Sparking reef restoration …

Canary in a coal mine is an oft-used metaphor when it comes to Global Warming and there are (sadly) many canaries out there.  Dying reefs are a prominent canary — not just for for GW, but also CO2 pollution causing increasing acidification of the oceans.

We’ve tried many remediation techniques around the globe, from dumping concrete blocks and construction waste, old tires, and sinking Biorock at workretired Navy ships.  Some with success, some less triumphantly.   

Biorock® offers a different path, one that looks to have real possibilities.  It applies an electric charge,  “causing dissolved minerals to crystallize on structures, growing into a white limestone similar to that which naturally makes up coral reefs and tropical white sand beaches.”  As per Biorock®‘s own graphics, renewable (solar or wave buoy) power could provide all the required electricity without the need for creating some form of infrastructure to bring power from shore.

Biorock® is not some form of laboratory concept, but has had numerous demonstration projects around the world that have shown enhanced coral growth rates, higher survival rates for corals than nearby ‘natural’ systems facing similar environmental stresses.  Perhaps this is why the Global Coral Reef Alliance (GCRA) has licensed Biorock®.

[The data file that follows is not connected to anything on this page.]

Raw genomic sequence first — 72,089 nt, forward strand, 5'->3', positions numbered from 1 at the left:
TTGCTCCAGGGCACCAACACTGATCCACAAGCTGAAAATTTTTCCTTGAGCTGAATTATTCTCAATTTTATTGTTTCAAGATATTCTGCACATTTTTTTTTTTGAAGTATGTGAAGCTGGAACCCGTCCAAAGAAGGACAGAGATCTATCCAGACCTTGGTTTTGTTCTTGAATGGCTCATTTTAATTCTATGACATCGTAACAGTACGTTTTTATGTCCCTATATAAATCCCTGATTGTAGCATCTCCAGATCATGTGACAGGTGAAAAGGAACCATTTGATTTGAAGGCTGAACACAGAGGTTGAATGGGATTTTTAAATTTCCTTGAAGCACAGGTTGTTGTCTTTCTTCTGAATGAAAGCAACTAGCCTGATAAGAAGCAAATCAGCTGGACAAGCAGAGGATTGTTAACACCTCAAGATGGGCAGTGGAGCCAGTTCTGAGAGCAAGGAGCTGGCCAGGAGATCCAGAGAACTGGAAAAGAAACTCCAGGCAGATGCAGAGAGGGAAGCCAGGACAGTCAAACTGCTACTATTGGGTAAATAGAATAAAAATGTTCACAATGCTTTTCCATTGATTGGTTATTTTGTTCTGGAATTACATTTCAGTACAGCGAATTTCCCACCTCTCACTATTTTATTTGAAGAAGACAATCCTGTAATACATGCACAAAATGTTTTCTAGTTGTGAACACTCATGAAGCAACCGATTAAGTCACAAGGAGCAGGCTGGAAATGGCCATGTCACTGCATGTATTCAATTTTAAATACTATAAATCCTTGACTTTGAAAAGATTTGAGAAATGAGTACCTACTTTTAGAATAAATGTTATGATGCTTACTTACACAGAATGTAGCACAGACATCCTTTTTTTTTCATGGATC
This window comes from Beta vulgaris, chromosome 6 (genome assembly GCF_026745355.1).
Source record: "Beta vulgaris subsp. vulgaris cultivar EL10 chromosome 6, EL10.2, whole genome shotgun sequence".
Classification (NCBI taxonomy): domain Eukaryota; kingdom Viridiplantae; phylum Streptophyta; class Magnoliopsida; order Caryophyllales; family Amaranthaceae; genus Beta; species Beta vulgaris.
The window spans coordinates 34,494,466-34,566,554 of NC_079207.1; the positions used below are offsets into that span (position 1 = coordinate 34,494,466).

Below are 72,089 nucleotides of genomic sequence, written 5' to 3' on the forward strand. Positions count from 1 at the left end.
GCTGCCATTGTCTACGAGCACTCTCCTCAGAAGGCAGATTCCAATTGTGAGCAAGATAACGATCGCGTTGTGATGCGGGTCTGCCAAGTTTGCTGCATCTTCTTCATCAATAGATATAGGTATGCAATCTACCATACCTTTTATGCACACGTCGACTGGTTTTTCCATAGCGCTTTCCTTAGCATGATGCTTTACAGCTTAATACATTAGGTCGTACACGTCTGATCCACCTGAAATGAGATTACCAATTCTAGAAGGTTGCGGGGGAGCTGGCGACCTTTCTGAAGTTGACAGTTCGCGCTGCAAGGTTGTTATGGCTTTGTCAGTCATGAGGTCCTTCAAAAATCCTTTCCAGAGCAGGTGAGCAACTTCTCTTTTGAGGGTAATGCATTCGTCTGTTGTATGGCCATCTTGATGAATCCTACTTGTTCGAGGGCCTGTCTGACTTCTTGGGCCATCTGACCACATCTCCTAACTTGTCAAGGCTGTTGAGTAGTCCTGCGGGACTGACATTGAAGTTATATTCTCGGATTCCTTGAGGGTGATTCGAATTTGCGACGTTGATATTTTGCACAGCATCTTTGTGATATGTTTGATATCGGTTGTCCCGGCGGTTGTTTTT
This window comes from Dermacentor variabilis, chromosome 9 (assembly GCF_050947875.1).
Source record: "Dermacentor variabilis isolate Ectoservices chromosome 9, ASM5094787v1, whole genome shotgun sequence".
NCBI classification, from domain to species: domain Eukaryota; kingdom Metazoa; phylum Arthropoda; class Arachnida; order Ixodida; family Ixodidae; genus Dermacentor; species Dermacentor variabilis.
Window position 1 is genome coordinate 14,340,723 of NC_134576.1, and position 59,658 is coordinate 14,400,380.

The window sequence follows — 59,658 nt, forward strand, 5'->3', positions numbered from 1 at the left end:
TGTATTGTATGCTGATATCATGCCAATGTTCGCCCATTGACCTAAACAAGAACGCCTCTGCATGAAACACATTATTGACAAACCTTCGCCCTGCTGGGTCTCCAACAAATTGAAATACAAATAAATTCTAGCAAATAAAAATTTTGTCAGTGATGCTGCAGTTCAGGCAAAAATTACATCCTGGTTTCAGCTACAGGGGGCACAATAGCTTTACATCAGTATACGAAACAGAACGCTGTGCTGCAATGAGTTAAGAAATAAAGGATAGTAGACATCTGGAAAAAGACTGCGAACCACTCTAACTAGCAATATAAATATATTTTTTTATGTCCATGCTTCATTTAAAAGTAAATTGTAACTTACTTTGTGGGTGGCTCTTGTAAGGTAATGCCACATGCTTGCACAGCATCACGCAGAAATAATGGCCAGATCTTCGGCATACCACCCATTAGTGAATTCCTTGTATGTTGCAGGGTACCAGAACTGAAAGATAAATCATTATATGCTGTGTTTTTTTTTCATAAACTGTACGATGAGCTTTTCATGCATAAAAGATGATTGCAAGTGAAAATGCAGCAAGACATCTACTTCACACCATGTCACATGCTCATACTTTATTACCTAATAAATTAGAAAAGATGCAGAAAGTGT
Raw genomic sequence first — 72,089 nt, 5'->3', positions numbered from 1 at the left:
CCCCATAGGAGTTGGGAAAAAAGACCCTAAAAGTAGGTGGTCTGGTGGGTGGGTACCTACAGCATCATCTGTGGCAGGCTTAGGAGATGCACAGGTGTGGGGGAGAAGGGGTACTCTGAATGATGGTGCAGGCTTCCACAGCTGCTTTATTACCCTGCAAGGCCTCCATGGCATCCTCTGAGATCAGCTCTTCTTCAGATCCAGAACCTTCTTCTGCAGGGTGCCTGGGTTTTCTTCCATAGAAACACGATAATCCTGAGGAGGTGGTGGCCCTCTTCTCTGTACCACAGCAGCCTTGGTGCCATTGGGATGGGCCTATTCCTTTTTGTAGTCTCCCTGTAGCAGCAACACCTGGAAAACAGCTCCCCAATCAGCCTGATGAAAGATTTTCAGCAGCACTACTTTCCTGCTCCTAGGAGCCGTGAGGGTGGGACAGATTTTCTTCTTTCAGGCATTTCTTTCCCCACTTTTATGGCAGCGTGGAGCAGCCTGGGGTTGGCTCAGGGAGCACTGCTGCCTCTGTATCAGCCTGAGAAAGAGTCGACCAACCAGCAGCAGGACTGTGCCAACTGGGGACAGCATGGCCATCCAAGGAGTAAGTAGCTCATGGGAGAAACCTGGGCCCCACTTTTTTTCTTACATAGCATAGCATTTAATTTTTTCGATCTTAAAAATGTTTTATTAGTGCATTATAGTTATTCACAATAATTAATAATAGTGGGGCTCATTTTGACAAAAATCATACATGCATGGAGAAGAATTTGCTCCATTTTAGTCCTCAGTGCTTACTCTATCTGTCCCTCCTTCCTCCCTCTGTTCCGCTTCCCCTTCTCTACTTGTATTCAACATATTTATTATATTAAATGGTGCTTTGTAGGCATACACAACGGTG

There is even a YouTube collection of Biorock® related videos.  Such as this one re Karang Lestari.  EcoGeek terrain, without a doubt. Some wonderful reef photography off Bali, serious discussion of the threats and damage to the reefs, and discussion of a technology that is proving to have a real impact in remediating the damage to those reefs.

One response to “Sparking reef restoration …

  1. It warms my heart after googling “reef restoration” to find thousands of recovery project endeavors globally. The sea is a garden from which we harvest. Reef restoration offers a glimmer of hope to children about the future of our planet, us as a specie, thinking in the direction of coexistence with other life forms that create the environment in which we and they symbiotically live, in lieu of unsustainably reaping but not replanting.

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